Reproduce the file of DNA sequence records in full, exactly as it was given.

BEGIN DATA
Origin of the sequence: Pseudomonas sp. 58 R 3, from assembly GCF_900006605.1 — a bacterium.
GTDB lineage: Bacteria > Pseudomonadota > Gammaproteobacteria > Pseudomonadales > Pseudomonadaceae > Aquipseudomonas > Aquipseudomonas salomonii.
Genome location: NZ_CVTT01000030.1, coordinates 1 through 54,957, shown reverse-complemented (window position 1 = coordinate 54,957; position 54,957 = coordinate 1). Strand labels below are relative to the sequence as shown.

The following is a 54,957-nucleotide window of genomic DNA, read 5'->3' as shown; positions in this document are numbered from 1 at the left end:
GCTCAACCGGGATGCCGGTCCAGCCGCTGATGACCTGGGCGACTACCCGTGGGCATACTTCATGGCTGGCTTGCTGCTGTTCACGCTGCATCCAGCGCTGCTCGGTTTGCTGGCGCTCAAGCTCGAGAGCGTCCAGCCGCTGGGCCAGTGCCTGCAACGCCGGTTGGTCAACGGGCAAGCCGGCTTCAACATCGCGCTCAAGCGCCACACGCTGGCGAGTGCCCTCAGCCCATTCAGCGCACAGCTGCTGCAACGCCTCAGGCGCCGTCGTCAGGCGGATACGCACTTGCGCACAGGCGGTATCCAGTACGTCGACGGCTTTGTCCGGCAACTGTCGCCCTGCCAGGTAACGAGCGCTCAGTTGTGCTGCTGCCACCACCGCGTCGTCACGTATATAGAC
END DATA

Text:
Origin of the sequence: Pseudomonas sp. 58 R 3, from assembly GCF_900006605.1 — a bacterium.
GTDB lineage: Bacteria > Pseudomonadota > Gammaproteobacteria > Pseudomonadales > Pseudomonadaceae > Aquipseudomonas > Aquipseudomonas salomonii.
Genome location: NZ_CVTT01000030.1, coordinates 1 through 54,957, shown reverse-complemented (window position 1 = coordinate 54,957; position 54,957 = coordinate 1). Strand labels below are relative to the sequence as shown.

The following is a 54,957-nucleotide window of genomic DNA, read 5'->3' as shown; positions in this document are numbered from 1 at the left end:
GCTCAACCGGGATGCCGGTCCAGCCGCTGATGACCTGGGCGACTACCCGTGGGCATACTTCATGGCTGGCTTGCTGCTGTTCACGCTGCATCCAGCGCTGCTCGGTTTGCTGGCGCTCAAGCTCGAGAGCGTCCAGCCGCTGGGCCAGTGCCTGCAACGCCGGTTGGTCAACGGGCAAGCCGGCTTCAACATCGCGCTCAAGCGCCACACGCTGGCGAGTGCCCTCAGCCCATTCAGCGCACAGCTGCTGCAACGCCTCAGGCGCCGTCGTCAGGCGGATACGCACTTGCGCACAGGCGGTATCCAGTACGTCGACGGCTTTGTCCGGCAACTGTCGCCCTGCCAGGTAACGAGCGCTCAGTTGTGCTGCTGCCACCACCGCGTCGTCACGTATATAGAC